Not a day goes by without my considering what effects Trump’s random, impulsive behaviors have on the mental health of our country. I’m not alone. On February 7th, The Boston Globe carried an opinion piece titled Institutional silence on Trump’s mental state in which Doctors Lee and Glass sound the alarm on “malignant normalcy.” They state,
Human beings are very adaptable, and there is almost no degree of pathology we could not grow accustomed to, unless those with clear knowledge of what was happening were to speak out. Based on the experience of physician compliance with Nazism, we now have the Declaration of Geneva, the universal physician’s pledge that recognizes either silence or active cooperation with a destructive regime as running counter to medicine’s humanitarian goals.
The authors take issue with the American Psychiatric Organization’s decision to enact a gag order on any member who speaks out about a public figure. They advocate the present need for public discourse by mental health professionals as a first step to having clarity and empowering the people.
Many of us, with or without mental health credentials, live through each day with the knowledge that our chief executive is a rogue president with a mental attitude that permits him to behave without accountability.
The past month has been bookmarked by two events.
- The government shutdown during which 800,000 or more public service workers were cut off from their pay while expected to perform their jobs.
- At no point in his 80 minute speech did Trump speak of, address, express regret, or hold himself or anyone in his administration accountable for the hardship caused by his decision.
It is telling that nowhere in his State of the Union speech did Trump express concern or reflect on the challenge to prevent a future shutdown as the next budget deadline looms.
For the past two years, we have suffered through Trump’s blasphemous, irrepressible ego trip, placing himself in front of adoring fans, holed up in the residency or at Mar-a-Largo, in commune with Fox news, texting his observations and pronouncements as if they were executive orders.
Is Trump unfit to serve? Do we need a psychiatric evaluation to decide? Until and unless there is adequate data that motivates a Cabinet member on the necessity of an evaluation, how we gain perspective, be it through reading, listening, and absorbing various viewpoints, is up to each individual.
In the meantime, each of us is accountable to ourselves and to the community we share. Our own mental health is dependent on what each of us does each and every day to maintain our own well-being as well as to contribute to the well-being of our social and community networks.
For myself, I intend to address my worry about “malignant normality” by being mindful, calling my representatives, and sharing my opinion. As always, I am grateful to my readers who run alongside as I struggle to make sense out of what, these days, seems surreal.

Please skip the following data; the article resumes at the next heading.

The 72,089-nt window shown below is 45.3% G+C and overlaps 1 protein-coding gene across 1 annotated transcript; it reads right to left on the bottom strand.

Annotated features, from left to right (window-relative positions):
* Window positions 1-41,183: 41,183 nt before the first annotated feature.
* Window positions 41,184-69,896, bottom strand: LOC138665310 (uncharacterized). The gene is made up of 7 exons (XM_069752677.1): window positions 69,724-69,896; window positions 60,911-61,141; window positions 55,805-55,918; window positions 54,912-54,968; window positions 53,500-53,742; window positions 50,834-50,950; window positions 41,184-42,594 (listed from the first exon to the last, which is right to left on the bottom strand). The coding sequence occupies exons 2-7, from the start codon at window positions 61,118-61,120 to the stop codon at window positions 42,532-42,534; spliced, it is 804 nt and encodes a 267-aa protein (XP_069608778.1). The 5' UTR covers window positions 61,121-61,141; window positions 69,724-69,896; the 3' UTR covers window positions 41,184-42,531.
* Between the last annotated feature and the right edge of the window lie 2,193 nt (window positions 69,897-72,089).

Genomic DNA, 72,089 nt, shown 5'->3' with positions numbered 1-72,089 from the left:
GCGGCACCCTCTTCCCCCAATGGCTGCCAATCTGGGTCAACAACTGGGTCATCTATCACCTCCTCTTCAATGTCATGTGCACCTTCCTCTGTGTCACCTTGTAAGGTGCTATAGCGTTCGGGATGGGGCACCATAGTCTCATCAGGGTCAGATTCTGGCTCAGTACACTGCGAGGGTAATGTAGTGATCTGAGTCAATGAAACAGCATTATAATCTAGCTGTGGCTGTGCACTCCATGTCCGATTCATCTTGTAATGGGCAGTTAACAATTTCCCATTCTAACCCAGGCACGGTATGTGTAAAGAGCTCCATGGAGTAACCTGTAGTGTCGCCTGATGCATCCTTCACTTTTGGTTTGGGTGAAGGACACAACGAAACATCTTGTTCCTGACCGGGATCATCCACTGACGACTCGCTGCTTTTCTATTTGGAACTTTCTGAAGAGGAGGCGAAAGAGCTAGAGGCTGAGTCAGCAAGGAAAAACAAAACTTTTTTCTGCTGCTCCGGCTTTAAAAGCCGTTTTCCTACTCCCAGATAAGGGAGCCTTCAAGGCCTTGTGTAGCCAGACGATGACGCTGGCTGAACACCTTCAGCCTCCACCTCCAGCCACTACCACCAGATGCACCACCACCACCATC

Another well said and thought out posting
Gerry, good to hear from you. Thank you for your kind words.
I wish I could add a positive spin to your thoughtful words that often interfere with a good night’s sleep. The new nasty norm is scary.
Thanks for your words.
Sheila, I quite agree that the new nasty norm is scary, all the more reason to try to balance each day with affirming connections and taking care to note, perhaps in writing, those daily experiences and observations, especially in nature, that evoke a sense of harmony. I can picture you midst the green plantings, in the pool,skies balmy, breath at ease. xo
The writer well describes her “struggle to make sense” out of life under a “rogue” president and an effectively “surreal” national environment. I like her emphasis on the need for individual action and public discourse–in the complete absence of presidential accountability.
Rosemary, It’s so easy to get discouraged in this political firestorm we are living through. Thank you for your spot-on underscoring of the need for individual action and public discourse.
Faye…thanks you once again for your careful attention to the disaster that is in the White House. One of the things that so disturbs me is how he continually tarnishes the office. I think it will take yrs to regain respect around the world. i too read the article in the globe and appreciated those brave drs. who were willing to step up and share their careful assessment of our presidents mental health. It actually doesn’t take a mental health professional to see that he is clearly unhinged..impulsive, vengeful and such a raging narcissist…so dangerous. You have inspired me to also call reps, etc to share my view and hope they act, however it is the Republicans who hold the cards i believe to making a difference…so far they have proven to be cowards!
Writing from sunny florida! sorry about your snow….
Pat, I so enjoyed your shoot from the hip response, especially your description of Trump as “unhinged.” Indeed! I quite agree with your frustration over the Republicans passivity in the face of his outrageous behaviors. Enjoy the sun. We have lots of melting today but no sun.
I am a little more hopeful about our surviving Trump because some Republicans are openly disagreeing for example on foreign and even domestic issues. Nevertheless, when I hear him interviewed and he lies and self congratulates I often ask my self how can so many fellow Americans abide him. I have theories but still it remains perplexing. But I still have faith in our democracy and that keeps me sane.
Thanks for your piece.
Hy, Yes, there are signs that the the tide is turning. Denial has become far more difficult as the consequences of Trump’s words and actions add up. I, too, have faith in our democracy especially as I listen to and watch the various smart and articulate presidential hopefuls step up.